Ultimate Frisbee combines all the best elements of American football, soccer, basketball, and everyone’s favorite beach sport: tossing a Frisbee disc. But there’s nothing leisurely about Ultimate. Intense, fast-paced, and strategic, a good game of Ultimate Frisbee is like nothing else. If you want to learn to play, you can get a simple overview of the easy rules, learn to get a game going, and how to strategize to give your team the best chance of winning. The objectives for beginners during their first few games should be to learn the basic rules, get involved and have fun. So once the basic skills are in place, Ultimate Frisbee can be introduced to children as young as 8 years old, by adapting and simplifying some of the rules. When the group has become familiar with the general concept and basic rules, additional rules can gradually be introduced. The main rule to leave out at first is the ’10 second rule’ as it just adds unnecessary stress on the thrower and defender. Most new players actually tend to throw the disc with too much haste and need to be reminded to take more time anyway. Only introduce this rule once it will add value to the experience. Timeouts are used during tournament play, usually 60 seconds and 2 per team, per game. A timeout can only be called in between points or by the player in possession of the disc during play. These timeouts can be used tactically to break up the rhythm of the other team, change formation or defensive/offensive strategy. During a point time-outs are often called when the disc has been worked up close to the the opposition end-zone when the the attacking team don’t have a obvious scoring option. During the time out the team will huddle up, catch their breath, take on water and call a set scoring play. 슬롯머신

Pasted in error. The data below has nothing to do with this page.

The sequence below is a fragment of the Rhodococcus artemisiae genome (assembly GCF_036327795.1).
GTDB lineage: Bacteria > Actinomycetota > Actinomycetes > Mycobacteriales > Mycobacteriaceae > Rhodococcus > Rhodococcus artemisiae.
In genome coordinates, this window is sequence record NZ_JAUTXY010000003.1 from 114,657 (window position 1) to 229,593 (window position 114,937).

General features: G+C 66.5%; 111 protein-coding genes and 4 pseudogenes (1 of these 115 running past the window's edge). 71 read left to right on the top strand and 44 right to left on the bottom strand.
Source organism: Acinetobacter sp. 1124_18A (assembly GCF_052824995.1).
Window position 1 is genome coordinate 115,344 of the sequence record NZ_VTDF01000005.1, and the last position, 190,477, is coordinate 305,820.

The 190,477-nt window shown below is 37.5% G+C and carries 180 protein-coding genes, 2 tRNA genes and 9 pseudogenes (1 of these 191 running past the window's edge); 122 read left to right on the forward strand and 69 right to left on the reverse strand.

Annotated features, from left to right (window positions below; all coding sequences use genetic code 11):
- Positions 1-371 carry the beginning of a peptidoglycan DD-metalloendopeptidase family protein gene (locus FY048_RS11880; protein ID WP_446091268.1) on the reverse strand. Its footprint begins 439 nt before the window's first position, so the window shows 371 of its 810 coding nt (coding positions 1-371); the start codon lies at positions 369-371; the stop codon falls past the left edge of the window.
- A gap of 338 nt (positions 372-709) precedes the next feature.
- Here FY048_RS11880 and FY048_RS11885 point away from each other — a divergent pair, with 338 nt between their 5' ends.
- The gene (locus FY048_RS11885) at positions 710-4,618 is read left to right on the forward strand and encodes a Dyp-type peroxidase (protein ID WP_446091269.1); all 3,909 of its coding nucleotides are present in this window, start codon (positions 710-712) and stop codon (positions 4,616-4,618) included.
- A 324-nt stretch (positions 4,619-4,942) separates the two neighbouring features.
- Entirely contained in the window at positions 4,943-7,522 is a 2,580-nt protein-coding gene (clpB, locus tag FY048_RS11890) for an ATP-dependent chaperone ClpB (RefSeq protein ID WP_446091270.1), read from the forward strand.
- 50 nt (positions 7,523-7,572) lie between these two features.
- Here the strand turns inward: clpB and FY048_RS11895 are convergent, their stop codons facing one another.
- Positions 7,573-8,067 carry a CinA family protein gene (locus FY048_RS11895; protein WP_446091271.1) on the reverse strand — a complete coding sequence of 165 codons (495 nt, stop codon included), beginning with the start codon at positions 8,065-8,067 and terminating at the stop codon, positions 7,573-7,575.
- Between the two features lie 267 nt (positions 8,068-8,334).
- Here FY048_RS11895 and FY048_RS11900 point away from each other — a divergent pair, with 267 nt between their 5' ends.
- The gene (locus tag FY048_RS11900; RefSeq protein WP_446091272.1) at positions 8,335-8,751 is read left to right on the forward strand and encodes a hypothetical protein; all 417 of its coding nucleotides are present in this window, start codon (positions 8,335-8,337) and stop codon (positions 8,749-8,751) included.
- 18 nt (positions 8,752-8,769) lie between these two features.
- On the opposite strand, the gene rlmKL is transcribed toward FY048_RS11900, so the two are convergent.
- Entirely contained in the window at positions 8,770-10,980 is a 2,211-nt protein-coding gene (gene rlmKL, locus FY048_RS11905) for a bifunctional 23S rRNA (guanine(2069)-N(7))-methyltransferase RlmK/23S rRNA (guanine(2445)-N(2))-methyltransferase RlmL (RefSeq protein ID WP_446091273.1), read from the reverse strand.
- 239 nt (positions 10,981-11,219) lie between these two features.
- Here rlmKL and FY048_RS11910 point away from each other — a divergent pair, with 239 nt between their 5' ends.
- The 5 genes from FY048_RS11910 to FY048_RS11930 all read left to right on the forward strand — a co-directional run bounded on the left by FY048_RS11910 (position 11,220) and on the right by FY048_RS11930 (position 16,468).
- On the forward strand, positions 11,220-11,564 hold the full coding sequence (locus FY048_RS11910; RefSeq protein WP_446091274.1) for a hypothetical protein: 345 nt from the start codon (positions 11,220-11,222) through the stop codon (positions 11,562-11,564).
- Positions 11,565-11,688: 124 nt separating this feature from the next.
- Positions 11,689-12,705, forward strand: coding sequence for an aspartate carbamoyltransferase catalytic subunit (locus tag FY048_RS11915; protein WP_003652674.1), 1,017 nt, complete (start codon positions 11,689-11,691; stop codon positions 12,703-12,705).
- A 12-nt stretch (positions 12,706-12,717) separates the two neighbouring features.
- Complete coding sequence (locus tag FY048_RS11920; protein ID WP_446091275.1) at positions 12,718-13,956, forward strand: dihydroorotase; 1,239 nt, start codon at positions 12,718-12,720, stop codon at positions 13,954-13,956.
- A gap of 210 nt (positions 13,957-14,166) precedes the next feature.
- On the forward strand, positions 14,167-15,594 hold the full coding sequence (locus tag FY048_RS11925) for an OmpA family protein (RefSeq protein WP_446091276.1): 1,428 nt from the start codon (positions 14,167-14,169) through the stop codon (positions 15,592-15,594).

- Field — A regulation field is 40 yards wide by 120 yards long, including a 70-yard playing field proper and end zones 25 yards deep.
- Initiate play — Each point begins with both teams lining up on the front of their respective end-zone line. The defense throws (“pulls”) the disc to the offense. A regulation game is played with seven players per team.
- Scoring — Each time the offense completes a pass in the defense’s end zone, the offense scores a point. Play is initiated by a pull after each score.
- Movement of the disc — The disc may be advanced in any direction by completing a pass to a teammate. Players may not run with the disc. The person with the disc (“thrower”) has 10 seconds to throw the disc. The defender guarding the thrower (“marker”) counts that stall count out loud.
- Change of possession — When a pass is not completed (e.g., sails out of bounds or is dropped, blocked, or intercepted), the defense immediately takes possession of the disc and becomes the offense.
- Substitutions — Players not in the game may replace players in the game only after a score or, in the case of injury, when replacing that injured player during an injury time-out.
- Noncontact — No physical contact is allowed between players. A foul occurs when contact is made. Picks and screens are also prohibited.
- Fouls — When a player initiates contact with another player, a foul occurs. When a foul disrupts possession, the play resumes as if possession was kept. If the player committing the foul disagrees with the foul call, the play is redone.
- Self-refereeing — Players are responsible for their own foul, line, and possession calls. Players resolve their own disputes
- Spirit of the Game — Ultimate stresses sportsmanship and fair play. Competitive play is encouraged, but never at the expense of respect between players, adherence to the rules, and the basic joy of play.